Authenticator features that help combat MFA fatigue attacks

By December 1, 2022 December 9th, 2022 No Comments
Authenticator circuit image

To help solve a problem with multifactor authentication called MFA fatigue attacks, Microsoft added new features to the Microsoft Authenticator app. In this post, I’ll share my take on what this means for you.

What is an MFA fatigue attack? It’s quite simple. You know the MFA push notifications you receive when you’re attempting to log in? Imagine if a bad actor knew your password and tried to log in repeatedly. You would receive hundreds of approve or deny requests…eventually you would get tired of these requests and maybe even approve the request to stop the behavior.

In even more sophisticated attacks, the threat actor will even pose as a member of the IT department to inform the user that it’s ok to accept the MFA request to make it to stop.

Note: A typical IT department would not do this. Instead, if anything similar ever happens to you, please reach out to your IT department as soon as possible.

To address these scenarios and help make Authenticator more secure for users, Microsoft added the number matching and additional context for passwordless sign-on features. These became available for public review in November 2021 and moved into general availability on October 21, 2022.

How to roll out the new features

If you’re interested in enabling these capabilities for your organization, you should first know that there’s a base requirement that users need to have Microsoft Authenticator set up as an authentication method for Azure AD.

With that in place, I highly recommend that you first create an Azure AD security group that will be used for these new features to help ensure a smooth, controlled roll-out throughout your organization.

Next, navigate to the security blade within the Azure AD portal at Select authentication methods, pick Microsoft Authenticator, then click on the Configure tab and enable these features:

  • Require number matching for push notifications
  • Show application name in push and passwordless notifications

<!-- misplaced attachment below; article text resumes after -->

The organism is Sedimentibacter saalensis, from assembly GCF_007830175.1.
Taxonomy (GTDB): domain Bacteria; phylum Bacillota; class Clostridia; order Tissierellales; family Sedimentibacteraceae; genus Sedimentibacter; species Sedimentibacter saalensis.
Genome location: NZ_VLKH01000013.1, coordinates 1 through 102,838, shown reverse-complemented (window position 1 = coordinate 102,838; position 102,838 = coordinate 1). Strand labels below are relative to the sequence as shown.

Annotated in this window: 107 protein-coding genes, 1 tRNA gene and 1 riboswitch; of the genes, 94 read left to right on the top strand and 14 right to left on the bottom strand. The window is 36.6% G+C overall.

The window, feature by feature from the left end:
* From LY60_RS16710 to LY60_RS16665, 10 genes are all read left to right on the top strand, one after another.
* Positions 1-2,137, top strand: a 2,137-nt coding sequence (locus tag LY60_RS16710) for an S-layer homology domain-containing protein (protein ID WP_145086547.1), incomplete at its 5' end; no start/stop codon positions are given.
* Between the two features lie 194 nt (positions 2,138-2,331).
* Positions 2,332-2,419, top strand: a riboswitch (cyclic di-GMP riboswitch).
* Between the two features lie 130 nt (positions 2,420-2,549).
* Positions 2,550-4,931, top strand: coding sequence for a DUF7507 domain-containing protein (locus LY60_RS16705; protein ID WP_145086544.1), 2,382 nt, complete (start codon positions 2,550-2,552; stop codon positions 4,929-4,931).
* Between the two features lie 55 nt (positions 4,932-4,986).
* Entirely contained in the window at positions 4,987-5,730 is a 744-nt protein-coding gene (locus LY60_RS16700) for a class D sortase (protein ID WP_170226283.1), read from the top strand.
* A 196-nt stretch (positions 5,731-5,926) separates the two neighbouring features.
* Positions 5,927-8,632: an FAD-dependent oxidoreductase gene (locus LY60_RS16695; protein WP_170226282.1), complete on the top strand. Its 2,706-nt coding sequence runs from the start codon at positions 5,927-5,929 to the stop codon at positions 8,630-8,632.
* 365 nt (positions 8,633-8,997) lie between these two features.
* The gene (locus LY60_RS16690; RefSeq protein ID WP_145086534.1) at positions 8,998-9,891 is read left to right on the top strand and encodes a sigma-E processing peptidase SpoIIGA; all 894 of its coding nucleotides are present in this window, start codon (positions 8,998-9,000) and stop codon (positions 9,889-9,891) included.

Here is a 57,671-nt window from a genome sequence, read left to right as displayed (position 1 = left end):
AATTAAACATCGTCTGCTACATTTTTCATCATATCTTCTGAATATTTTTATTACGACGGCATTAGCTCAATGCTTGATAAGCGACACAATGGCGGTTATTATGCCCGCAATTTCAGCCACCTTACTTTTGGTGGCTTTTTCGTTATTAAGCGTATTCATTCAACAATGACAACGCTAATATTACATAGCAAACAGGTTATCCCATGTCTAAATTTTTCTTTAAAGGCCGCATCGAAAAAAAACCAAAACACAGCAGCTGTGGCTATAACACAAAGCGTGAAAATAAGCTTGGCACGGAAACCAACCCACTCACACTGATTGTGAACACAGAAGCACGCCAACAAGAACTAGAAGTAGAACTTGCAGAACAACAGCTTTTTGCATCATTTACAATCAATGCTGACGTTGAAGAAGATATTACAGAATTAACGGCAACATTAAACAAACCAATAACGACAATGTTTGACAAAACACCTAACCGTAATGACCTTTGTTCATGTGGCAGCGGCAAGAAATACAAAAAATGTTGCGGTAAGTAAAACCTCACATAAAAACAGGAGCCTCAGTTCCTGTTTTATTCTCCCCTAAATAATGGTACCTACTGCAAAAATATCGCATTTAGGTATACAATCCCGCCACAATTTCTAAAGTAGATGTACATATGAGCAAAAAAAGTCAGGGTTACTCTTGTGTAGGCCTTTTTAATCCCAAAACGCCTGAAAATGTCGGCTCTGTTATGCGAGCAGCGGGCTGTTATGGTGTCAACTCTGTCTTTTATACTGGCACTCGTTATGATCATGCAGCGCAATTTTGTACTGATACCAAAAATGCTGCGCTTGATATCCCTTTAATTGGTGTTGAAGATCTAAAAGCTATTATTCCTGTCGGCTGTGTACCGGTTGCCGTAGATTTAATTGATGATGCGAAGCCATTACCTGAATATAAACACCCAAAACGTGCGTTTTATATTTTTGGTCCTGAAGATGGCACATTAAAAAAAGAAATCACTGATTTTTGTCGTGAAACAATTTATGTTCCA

• Show geographic location in push and passwordless notifications

In the following example I am using a group I created called MSFT Authenticator New Features as the target. The goal is to enable all the new features for this group only, so the entire organization is not impacted.

Microsoft Authenticator Feature Enablement

Number matching user experience

Now that these features are enabled for our organization, I have added a test user into the MSFT Authenticator New Features group. The next time this user connects to a Microsoft 365 URL, instead of the traditional approve/deny prompts, they are prompted with a number matching prompt!

Authenticator Feature Mobile

Location and application aware context with number matching

In the GIF above, I enabled all three of these settings targeting the test group. This means that the location will display along with the application and the number matching feature — see for yourself:

Authenticator Feature Mobile

In this example, the user is navigating to the Office homepage from their home address, where they are still prompted for number matching. This provides the ultimate peace of mind as it displays where the authentication request came from (location), where the authentication request is going (application), and still requires that the user matches the numbers.

I hope this post detailing some of the newly released Microsoft authenticator features and instructions on how to deploy these throughout your organization is helpful. If you have any questions, please reach out to, we are here to help!

Ted Martin

Author Ted Martin

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